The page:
“Consumerism” can have many meanings, but each person in an economy is a “Consumer” – someone who buys and uses goods and services. As the world’s economy grows, each person is involved in more, and bigger, transactions, and so the rights and responsibilities of being a well-education consumer are more important now than ever before.
What are Consumers?
If you buy something and use it, you are a consumer. If you make and sell something, you are a producer. Of course, most people are both – working as producers and consumers. Just like a business has certain responsibilities and business practices they need to keep in mind, consumers have certain responsibilities as well in order to make sure they are not being taken advantage of.
Each consumer has certain rights to ensure they get a fair deal. The most fundamental consumer right is the right to complain. This may not sound important, but it can have a much bigger impact that you would expect.
If you buy something from a shop and you take it home to find it does not work, for example, you have the right to go back to the store and ask for a replacement. Unless you have a warranty, the store may not be obligated to give you a free replacement, but (generally speaking) businesses prefer to keep their customers happy. You can always escalate issues through salespeople and managers if you feel your issue is not being taken seriously at lower levels. You also have the right to leave negative feedback and reviews on review websites. Again, this might seem like a small consolation, but companies (especially those doing business online) rely heavily on positive customer reviews, so this can end up having a larger impact.
If you can demonstrate that the business willingly sold you something broken or defective, it may also be considered fraud. Fraudulent business practices have their own set of consequences and regulations.
Explicit Rights are more options you have guaranteed by a contract or by law.
A “Warranty” is typically a part of the sales agreement where the seller promises that what is being sold is free of defect. If you have a warranty, along with a proof-of-purchase (including a receipt), you may be able to explicitly request the seller fulfill the terms of the warranty by offering repair or replacement. If they refuse, you have further legal right to sue in a small-claims court.
Several types of purchases have even more consumer protections by law. These include:
- Car sales – These are generally state-by-state, so you will have to check with your state’s consumer protection office to find out your explicit protections.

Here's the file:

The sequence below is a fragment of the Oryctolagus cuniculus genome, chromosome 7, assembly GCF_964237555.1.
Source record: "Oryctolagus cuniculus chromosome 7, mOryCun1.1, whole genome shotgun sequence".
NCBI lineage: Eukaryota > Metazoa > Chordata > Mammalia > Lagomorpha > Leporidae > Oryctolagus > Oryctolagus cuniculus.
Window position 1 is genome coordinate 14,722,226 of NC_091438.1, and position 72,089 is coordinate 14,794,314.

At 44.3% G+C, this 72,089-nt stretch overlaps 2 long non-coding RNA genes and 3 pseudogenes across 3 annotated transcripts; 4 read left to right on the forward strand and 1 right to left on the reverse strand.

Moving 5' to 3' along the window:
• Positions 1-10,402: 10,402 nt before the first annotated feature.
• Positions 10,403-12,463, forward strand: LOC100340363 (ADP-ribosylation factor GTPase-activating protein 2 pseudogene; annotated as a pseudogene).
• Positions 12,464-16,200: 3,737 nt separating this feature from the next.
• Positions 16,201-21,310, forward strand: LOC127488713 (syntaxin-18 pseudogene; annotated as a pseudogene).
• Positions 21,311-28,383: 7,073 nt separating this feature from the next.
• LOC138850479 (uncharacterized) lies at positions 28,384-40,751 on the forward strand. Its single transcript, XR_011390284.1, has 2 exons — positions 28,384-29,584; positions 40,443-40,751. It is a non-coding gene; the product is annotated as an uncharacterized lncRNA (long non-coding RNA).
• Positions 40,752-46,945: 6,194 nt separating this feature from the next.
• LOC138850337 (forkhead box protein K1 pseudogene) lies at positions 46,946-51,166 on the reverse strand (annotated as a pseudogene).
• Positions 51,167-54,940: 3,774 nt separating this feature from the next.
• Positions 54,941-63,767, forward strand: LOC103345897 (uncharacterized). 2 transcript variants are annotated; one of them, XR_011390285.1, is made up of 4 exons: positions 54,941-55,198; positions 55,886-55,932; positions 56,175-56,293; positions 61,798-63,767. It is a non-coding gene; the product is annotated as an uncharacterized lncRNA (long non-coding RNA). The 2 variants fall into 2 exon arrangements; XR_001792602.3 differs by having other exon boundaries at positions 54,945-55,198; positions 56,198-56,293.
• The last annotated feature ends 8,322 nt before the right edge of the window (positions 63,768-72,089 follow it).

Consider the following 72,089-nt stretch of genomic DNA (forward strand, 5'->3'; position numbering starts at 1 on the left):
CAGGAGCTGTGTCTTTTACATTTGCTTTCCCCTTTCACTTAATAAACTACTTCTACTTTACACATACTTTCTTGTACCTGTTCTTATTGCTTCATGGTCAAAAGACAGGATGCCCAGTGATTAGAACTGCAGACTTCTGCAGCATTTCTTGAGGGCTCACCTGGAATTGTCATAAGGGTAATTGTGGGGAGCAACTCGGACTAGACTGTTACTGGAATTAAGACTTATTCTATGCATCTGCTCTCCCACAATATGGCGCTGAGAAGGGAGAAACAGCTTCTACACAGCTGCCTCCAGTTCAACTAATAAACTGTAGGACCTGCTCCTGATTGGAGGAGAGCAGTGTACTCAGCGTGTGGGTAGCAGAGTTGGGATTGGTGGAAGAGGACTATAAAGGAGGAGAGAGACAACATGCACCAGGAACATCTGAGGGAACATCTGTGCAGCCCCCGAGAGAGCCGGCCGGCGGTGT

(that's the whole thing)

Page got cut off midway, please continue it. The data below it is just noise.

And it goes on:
- Phone, Television, and Other Utilities – Public utilities have strict regulations over billing and service requirements. If you think that your utility provider is not fulfilling their obligations, you can contact your local franchising authority, the FCC, or even the Public Utility Commission.
- Banks and Lending – The banking industry likely has the strongest consumer protections in the United States, governed by several authorities. If you have a consumer dispute with a bank that cannot be handled by simply talking with the manager, visit the USA.gov resource center for more options.
- Airports – Each person has certain rights when travelling, including protections against discrimination, safety, and security at an airport. After you reach your destination, there are further protections for hotel stays (for example, if you get Bed Bugs, you may be entitled to compensation). Like banks, each of these are independently regulated, so you can visit the USA.gov resource center for more information.
- Housing – Each person has many rights to housing, at every level of government (local, state, and federal). This includes protection from discrimination, and in some cases controls on how high the rent can be raised per year.
If you believe you have a consumer complaint, the most important documentations you should keep are your receipts. Generally speaking, regulatory agencies also require you to try to resolve any issue directly with the business before they will get involved, so you should also send the business your complaint in writing before trying to get additional help.
If you do need more help, the best places to start is the Consumer Complains Resource Center at USA.gov, and the Better Business Bureau.
Consumers do not have a huge amount of implied protections. This is, in part, because business law is centered on the “Reasonable Person“.
This means that as far as the law is concerned, consumers must be behaving in a reasonably prudent manner – this means putting some thought into each purchase to make sure it is what they really want to do. If, for example, you spend $9,000 on an iPhone game before you realized how much you were losing, you will not have many legal protections (unless you can demonstrate that the game was fraudulent in some way). Consumer protections are not designed to prevent consumers from making bad decisions.
It is the duty of every consumer to make rational, reasonable choices when choosing their consumption. The easiest way to do this is to build a Spending Plan, and stick with it. To make sure you have all the tools you need to make a complaint if you need to, always keep detailed financial records.